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IPSEC_AUTO(8)                                                    IPSEC_AUTO(8)



NAME
       ipsec(5,8) auto(5,8) - control automatically-keyed IPsec connections

SYNOPSIS
       ipsec(5,8) auto(5,8) [ --show ] [ --showonly ] [ --asynchronous ]
          [ --config configfile ] [ --verbose ]
          operation connection

       ipsec(5,8) auto(5,8) [ --show ] [ --showonly ] operation

DESCRIPTION
       Auto  manipulates automatically-keyed FreeS/WAN IPsec connections, set-
       ting them up and shutting them down based on  the  information  in(1,8)  the
       IPsec  configuration file.  In the normal usage, connection is the name
       of a connection specification in(1,8) the configuration file(1,n);  operation  is
       --add,  --delete,  --replace, --up, --down, --route, or --unroute.  The
       --ready, --rereadsecrets, --rereadgroups, and  --status  operations  do
       not take a connection name.  Auto generates suitable commands and feeds
       them to a shell for execution.

       The --add operation adds a connection  specification  to  the  internal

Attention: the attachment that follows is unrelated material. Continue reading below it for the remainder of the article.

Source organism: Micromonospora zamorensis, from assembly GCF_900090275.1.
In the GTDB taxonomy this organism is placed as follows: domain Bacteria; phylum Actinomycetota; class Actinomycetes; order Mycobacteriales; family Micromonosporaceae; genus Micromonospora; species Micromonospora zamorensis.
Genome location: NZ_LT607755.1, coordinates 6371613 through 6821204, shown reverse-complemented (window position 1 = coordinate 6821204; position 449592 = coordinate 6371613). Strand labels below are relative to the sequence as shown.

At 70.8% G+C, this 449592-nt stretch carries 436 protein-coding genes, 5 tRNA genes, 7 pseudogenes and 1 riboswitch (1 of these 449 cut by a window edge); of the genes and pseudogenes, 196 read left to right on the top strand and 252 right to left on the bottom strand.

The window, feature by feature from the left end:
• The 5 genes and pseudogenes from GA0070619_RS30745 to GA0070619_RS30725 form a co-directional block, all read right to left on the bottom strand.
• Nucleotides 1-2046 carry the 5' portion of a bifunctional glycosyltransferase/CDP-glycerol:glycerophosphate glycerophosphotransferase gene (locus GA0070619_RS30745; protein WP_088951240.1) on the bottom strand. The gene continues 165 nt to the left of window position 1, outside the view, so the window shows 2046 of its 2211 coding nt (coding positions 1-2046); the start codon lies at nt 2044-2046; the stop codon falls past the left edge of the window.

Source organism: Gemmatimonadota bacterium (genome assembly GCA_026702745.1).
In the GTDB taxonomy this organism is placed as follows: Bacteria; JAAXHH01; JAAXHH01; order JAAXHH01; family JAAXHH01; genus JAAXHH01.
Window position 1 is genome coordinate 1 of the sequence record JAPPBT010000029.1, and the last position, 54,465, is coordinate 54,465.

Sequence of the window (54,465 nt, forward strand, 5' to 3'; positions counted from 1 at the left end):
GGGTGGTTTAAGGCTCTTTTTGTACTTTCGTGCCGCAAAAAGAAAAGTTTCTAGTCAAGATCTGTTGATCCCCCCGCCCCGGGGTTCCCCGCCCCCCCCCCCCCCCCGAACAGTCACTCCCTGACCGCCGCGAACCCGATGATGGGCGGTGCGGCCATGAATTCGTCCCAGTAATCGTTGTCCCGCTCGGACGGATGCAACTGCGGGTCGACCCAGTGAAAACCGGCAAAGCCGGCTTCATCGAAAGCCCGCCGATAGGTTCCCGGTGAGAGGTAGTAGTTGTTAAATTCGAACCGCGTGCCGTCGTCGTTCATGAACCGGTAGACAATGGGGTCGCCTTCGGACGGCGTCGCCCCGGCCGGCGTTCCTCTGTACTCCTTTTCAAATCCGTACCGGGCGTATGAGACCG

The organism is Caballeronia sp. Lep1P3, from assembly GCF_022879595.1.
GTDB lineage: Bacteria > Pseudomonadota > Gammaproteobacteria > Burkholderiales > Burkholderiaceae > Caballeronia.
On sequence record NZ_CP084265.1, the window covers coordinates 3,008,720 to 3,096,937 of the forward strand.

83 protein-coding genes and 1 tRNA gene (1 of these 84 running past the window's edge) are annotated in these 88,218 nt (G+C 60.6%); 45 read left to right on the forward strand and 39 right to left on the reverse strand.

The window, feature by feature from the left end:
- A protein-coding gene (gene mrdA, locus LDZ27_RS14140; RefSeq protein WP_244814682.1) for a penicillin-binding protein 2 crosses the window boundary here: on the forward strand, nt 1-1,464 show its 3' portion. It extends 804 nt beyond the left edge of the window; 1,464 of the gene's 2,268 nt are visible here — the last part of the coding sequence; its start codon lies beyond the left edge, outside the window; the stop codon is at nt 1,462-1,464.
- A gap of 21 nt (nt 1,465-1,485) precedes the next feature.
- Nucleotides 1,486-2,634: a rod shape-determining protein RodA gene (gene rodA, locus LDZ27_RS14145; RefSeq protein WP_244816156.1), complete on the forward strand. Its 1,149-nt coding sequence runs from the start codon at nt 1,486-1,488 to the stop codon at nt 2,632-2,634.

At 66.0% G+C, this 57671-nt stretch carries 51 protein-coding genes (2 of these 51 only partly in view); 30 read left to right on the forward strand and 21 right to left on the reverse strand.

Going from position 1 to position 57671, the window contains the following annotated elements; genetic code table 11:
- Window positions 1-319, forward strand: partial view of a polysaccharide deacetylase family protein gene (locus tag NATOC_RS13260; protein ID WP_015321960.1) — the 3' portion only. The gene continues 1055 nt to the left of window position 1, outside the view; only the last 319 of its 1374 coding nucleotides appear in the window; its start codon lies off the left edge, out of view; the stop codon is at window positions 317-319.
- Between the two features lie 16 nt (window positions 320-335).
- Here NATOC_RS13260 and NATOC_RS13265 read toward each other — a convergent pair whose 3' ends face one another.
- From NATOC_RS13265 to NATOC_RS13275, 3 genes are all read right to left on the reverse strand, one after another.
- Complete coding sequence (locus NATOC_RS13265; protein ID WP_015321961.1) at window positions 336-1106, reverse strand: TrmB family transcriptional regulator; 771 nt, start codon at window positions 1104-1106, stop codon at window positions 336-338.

database  within  pluto; it will fail if(3,n) pluto already has a specifica-
       tion by that name.  The --delete operation deletes a connection  speci-
       fication  from pluto's internal database (also tearing down any connec-
       tions based on it); it will fail if(3,n) the specification does  not  exist.
       The  --replace operation is equivalent to --delete (if(3,n) there is already
       a specification by the given name) followed by --add, and is  a  conve-
       nience for updating pluto's internal specification to match an external
       one.  (Note that a --rereadsecrets may also be needed.)  The  --reread-
       groups  operation  causes any changes to the policy group files to take
       effect (this is currently a synonym for --ready, but that may  change).
       None of the other operations alters the internal database.

       The  --up  operation  asks  pluto to establish a connection based on an
       entry in(1,8) its internal database.  The --down operation  tells  pluto  to
       tear down such a connection.

       Normally,  pluto establishes a route to the destination specified for a
       connection as part of the --up operation.  However, the route and  only
       the  route  can  be  established with the --route operation.  Until and
       unless an actual connection is established, this discards  any  packets
       sent there, which may be preferable to having them sent elsewhere based
       on a more general route (e.g., a default route).

       Normally, pluto's route to a destination remains in(1,8) place when a --down
       operation  is used to take the connection down (or if(3,n) connection setup(2,8),
       or later automatic rekeying, fails).  This permits establishing  a  new
       connection  (perhaps  using  a  different  specification;  the route is
       altered as necessary) without having  a  ``window''  in(1,8)  which  packets
       might  go elsewhere based on a more general route.  Such a route can be
       removed using the --unroute operation (and  is  implicitly  removed  by